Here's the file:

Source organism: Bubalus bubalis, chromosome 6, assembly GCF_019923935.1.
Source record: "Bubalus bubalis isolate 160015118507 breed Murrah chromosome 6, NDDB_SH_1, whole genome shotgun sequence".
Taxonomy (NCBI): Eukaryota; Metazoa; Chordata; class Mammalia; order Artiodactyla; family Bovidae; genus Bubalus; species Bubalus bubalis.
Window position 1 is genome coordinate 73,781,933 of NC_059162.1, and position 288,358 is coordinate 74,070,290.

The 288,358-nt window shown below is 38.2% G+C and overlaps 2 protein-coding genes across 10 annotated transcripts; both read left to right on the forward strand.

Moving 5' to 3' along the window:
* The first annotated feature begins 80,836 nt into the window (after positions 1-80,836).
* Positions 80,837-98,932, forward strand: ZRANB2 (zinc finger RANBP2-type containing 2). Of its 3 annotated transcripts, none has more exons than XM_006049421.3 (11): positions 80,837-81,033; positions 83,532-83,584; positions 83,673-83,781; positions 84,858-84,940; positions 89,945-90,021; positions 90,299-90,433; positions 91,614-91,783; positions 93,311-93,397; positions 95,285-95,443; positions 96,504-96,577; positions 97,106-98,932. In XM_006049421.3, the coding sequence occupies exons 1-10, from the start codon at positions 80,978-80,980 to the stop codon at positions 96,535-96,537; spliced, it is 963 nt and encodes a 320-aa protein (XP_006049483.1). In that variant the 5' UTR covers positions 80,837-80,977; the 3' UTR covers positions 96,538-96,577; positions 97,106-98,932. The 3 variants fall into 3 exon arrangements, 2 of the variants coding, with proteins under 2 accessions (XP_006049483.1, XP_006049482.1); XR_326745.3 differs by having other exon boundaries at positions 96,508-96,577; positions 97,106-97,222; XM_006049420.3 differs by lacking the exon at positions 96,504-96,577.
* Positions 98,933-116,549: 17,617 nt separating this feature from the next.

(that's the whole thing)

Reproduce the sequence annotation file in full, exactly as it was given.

Source organism: Bubalus bubalis, chromosome 6, assembly GCF_019923935.1.
Source record: "Bubalus bubalis isolate 160015118507 breed Murrah chromosome 6, NDDB_SH_1, whole genome shotgun sequence".
Taxonomy (NCBI): Eukaryota; Metazoa; Chordata; class Mammalia; order Artiodactyla; family Bovidae; genus Bubalus; species Bubalus bubalis.
Window position 1 is genome coordinate 73,781,933 of NC_059162.1, and position 288,358 is coordinate 74,070,290.

The 288,358-nt window shown below is 38.2% G+C and overlaps 2 protein-coding genes across 10 annotated transcripts; both read left to right on the forward strand.

Moving 5' to 3' along the window:
* The first annotated feature begins 80,836 nt into the window (after positions 1-80,836).
* Positions 80,837-98,932, forward strand: ZRANB2 (zinc finger RANBP2-type containing 2). Of its 3 annotated transcripts, none has more exons than XM_006049421.3 (11): positions 80,837-81,033; positions 83,532-83,584; positions 83,673-83,781; positions 84,858-84,940; positions 89,945-90,021; positions 90,299-90,433; positions 91,614-91,783; positions 93,311-93,397; positions 95,285-95,443; positions 96,504-96,577; positions 97,106-98,932. In XM_006049421.3, the coding sequence occupies exons 1-10, from the start codon at positions 80,978-80,980 to the stop codon at positions 96,535-96,537; spliced, it is 963 nt and encodes a 320-aa protein (XP_006049483.1). In that variant the 5' UTR covers positions 80,837-80,977; the 3' UTR covers positions 96,538-96,577; positions 97,106-98,932. The 3 variants fall into 3 exon arrangements, 2 of the variants coding, with proteins under 2 accessions (XP_006049483.1, XP_006049482.1); XR_326745.3 differs by having other exon boundaries at positions 96,508-96,577; positions 97,106-97,222; XM_006049420.3 differs by lacking the exon at positions 96,504-96,577.
* Positions 98,933-116,549: 17,617 nt separating this feature from the next.